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What is spousal maintenance and when does it apply?

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Spousal maintenance is a payment provided to one former spouse from another following divorce, usually on monthly basis.

The purpose is to aid the financially weaker party with the transition to independence although, in some cases, achieving financial independence may not be possible. For instance, if one spouse is unable to work or the disparity in income is vast, financial autonomy may be unrealistic. 

In most cases, the courts will expect the recipient to work towards financial independence by, for example, re-entering the workplace after raising children, increasing their hours of work, or improving their employability by training or further education.

When does spousal maintenance apply?

A spouse does not have an automatic right to maintenance.  The need for maintenance arises when one spouse’s income or assets are inadequate to meet their reasonable outgoings.  A common example is parties taking the roles of ‘homemaker’ and ‘breadwinner’. 

The court recognises both roles as equal contribution to providing for the family, but the parties will usually have very different levels of income and prospects in employment as a result.

The courts will try to equalise the parties’ financial position until the financially weaker party is able to become self-sufficient, if this is possible.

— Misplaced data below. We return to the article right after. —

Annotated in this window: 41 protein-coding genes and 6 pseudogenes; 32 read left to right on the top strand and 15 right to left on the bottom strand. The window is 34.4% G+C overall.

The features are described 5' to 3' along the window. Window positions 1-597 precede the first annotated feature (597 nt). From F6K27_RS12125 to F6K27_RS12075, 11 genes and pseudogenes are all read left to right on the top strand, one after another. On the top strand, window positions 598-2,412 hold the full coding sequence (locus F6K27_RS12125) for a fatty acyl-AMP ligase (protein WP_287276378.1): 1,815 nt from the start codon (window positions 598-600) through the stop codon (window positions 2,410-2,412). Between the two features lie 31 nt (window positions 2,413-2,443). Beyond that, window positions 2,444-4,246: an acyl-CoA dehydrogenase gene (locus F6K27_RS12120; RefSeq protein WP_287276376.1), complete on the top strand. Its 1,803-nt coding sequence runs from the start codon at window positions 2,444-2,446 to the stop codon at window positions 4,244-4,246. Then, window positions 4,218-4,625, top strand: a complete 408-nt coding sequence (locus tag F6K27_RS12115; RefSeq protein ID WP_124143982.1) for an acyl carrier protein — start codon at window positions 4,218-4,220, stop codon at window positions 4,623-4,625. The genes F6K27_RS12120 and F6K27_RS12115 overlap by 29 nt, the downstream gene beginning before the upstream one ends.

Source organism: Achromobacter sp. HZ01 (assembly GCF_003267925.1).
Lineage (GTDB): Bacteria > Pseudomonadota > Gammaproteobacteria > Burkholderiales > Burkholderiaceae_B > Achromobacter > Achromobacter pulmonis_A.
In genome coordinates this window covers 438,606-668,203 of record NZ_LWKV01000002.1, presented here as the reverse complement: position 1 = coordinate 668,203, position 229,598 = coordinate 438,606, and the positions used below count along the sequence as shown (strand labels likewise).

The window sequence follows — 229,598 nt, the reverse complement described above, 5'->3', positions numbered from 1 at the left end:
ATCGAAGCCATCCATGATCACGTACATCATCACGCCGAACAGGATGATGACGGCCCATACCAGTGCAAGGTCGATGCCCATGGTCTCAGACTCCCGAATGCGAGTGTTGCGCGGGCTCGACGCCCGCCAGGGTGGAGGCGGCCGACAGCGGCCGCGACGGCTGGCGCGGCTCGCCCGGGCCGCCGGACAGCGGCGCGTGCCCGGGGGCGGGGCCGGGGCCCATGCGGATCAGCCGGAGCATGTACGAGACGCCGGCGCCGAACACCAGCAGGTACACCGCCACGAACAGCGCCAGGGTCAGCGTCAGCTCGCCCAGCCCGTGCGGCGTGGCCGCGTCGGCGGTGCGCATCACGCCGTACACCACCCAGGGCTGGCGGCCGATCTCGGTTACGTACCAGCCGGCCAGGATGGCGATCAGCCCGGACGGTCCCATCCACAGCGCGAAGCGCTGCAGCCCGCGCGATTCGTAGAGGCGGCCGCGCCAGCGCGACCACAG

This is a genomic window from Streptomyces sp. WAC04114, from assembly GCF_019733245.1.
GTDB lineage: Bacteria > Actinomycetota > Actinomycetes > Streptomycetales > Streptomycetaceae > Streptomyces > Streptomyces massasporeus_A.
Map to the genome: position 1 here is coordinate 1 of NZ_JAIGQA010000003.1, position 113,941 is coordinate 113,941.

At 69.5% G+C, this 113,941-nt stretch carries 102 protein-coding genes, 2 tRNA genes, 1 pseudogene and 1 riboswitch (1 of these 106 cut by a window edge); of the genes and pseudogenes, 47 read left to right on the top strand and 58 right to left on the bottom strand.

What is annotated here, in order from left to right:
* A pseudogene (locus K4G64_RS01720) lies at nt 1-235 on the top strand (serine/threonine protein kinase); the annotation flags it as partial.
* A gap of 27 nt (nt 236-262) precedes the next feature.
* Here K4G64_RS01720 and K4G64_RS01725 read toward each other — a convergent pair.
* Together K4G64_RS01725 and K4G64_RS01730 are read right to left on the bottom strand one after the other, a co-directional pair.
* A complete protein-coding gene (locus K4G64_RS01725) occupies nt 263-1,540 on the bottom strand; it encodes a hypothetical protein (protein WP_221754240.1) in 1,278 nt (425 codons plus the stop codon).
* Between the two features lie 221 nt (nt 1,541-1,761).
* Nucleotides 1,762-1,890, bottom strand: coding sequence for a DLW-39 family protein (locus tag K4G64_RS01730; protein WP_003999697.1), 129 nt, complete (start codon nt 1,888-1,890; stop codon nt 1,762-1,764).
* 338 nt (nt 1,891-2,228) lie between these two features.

How long is spousal maintenance paid for?

Spousal maintenance will continue for either a fixed duration or the remainder of the parties’ lives, which is determined on a case-by-case basis. 

Maintenance will automatically cease if the receiving party remarries or on either parties’ death.  Spousal maintenance may also terminate on cohabitation of the recipient, but this is not automatic and depends on the circumstances of the parties.

Spousal maintenance can be varied at any time should either of the parties’ circumstances change. 

How much maintenance will the courts award?

The amount of maintenance, if any, awarded will vary depending on circumstances. Parties will have to take part in an exercise known as financial disclosure by which they will need to evidence their financial positions and provide estimates of future outgoings to their spouse.

The courts will consider factors such as financial commitments, including those relating to children, as well as standard of living enjoyed during the marriage in tandem with the disparity in income.

There is no set formula for calculating spousal maintenance, so you should always seek specialist legal advice.

For more information on this, or any other divorce and family law matter, contact Charlotte Hurst on 01772 258321.


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